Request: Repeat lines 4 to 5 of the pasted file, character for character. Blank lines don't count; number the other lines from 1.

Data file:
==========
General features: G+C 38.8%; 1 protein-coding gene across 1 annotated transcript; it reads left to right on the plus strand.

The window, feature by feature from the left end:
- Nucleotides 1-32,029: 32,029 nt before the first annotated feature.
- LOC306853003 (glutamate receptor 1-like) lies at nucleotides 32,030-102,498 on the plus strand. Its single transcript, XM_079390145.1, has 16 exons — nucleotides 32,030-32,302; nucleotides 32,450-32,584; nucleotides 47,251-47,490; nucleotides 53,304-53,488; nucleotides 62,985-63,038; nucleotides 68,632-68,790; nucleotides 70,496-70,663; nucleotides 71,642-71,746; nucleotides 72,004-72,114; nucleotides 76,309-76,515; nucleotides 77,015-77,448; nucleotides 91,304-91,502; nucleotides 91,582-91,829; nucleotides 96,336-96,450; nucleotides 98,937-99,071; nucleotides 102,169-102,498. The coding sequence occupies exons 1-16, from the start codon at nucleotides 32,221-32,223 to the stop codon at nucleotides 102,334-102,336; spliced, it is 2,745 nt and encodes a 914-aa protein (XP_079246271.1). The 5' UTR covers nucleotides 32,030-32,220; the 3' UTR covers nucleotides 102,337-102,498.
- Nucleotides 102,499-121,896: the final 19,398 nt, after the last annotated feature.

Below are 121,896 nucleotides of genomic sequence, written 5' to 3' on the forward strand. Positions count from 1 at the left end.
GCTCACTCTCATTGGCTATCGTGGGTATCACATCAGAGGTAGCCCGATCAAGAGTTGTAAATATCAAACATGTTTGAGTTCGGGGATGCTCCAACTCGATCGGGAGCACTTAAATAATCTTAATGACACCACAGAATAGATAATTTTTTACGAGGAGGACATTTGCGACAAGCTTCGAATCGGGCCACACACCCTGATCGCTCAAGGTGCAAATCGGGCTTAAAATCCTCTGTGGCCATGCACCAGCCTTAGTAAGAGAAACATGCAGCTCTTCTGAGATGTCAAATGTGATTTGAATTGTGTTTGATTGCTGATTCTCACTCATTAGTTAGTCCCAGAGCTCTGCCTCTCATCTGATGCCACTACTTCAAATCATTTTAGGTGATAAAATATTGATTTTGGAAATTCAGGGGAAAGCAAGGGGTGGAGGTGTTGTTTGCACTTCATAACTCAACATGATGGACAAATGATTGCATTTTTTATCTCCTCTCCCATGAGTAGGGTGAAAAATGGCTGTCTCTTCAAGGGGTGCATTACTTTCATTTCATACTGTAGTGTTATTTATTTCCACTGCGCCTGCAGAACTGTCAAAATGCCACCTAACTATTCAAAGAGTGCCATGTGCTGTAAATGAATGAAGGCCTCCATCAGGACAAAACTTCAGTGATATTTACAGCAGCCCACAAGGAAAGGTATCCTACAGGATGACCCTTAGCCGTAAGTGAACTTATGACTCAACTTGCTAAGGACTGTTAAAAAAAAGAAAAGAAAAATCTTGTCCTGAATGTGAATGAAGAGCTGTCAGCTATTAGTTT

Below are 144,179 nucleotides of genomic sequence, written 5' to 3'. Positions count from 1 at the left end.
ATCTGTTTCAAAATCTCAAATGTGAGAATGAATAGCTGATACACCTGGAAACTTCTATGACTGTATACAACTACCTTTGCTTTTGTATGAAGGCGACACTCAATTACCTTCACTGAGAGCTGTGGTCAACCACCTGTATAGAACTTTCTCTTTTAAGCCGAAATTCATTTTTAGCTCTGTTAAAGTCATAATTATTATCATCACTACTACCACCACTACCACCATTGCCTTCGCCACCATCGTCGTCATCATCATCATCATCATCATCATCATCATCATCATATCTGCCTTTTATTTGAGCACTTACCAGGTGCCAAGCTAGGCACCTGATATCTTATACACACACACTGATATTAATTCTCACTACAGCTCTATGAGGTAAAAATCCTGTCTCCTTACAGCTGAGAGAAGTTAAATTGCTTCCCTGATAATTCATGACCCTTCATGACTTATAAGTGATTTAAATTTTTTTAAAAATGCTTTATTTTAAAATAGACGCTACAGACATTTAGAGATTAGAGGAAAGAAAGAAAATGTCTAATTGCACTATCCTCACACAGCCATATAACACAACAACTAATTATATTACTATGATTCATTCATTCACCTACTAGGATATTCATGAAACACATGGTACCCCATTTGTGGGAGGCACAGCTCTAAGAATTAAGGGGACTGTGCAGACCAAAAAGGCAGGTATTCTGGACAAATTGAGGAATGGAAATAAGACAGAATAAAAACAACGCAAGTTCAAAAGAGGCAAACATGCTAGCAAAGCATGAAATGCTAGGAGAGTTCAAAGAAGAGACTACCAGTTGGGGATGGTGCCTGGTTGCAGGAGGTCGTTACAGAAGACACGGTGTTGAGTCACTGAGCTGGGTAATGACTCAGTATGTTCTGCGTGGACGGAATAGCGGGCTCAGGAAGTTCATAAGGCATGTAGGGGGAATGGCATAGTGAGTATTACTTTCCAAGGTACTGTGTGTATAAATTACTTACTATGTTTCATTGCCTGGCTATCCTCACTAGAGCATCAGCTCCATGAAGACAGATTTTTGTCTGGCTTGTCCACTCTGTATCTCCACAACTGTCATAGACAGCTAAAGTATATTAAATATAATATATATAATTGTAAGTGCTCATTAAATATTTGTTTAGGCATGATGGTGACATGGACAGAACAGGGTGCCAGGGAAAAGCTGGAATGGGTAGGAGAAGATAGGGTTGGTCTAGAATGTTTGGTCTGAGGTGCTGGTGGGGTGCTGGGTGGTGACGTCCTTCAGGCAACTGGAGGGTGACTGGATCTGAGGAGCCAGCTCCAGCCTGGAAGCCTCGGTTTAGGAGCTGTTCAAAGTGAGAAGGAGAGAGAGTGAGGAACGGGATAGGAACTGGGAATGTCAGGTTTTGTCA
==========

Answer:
- LOC306853003 (glutamate receptor 1-like) lies at nucleotides 32,030-102,498 on the plus strand. Its single transcript, XM_079390145.1, has 16 exons — nucleotides 32,030-32,302; nucleotides 32,450-32,584; nucleotides 47,251-47,490; nucleotides 53,304-53,488; nucleotides 62,985-63,038; nucleotides 68,632-68,790; nucleotides 70,496-70,663; nucleotides 71,642-71,746; nucleotides 72,004-72,114; nucleotides 76,309-76,515; nucleotides 77,015-77,448; nucleotides 91,304-91,502; nucleotides 91,582-91,829; nucleotides 96,336-96,450; nucleotides 98,937-99,071; nucleotides 102,169-102,498. The coding sequence occupies exons 1-16, from the start codon at nucleotides 32,221-32,223 to the stop codon at nucleotides 102,334-102,336; spliced, it is 2,745 nt and encodes a 914-aa protein (XP_079246271.1). The 5' UTR covers nucleotides 32,030-32,220; the 3' UTR covers nucleotides 102,337-102,498.
- Nucleotides 102,499-121,896: the final 19,398 nt, after the last annotated feature.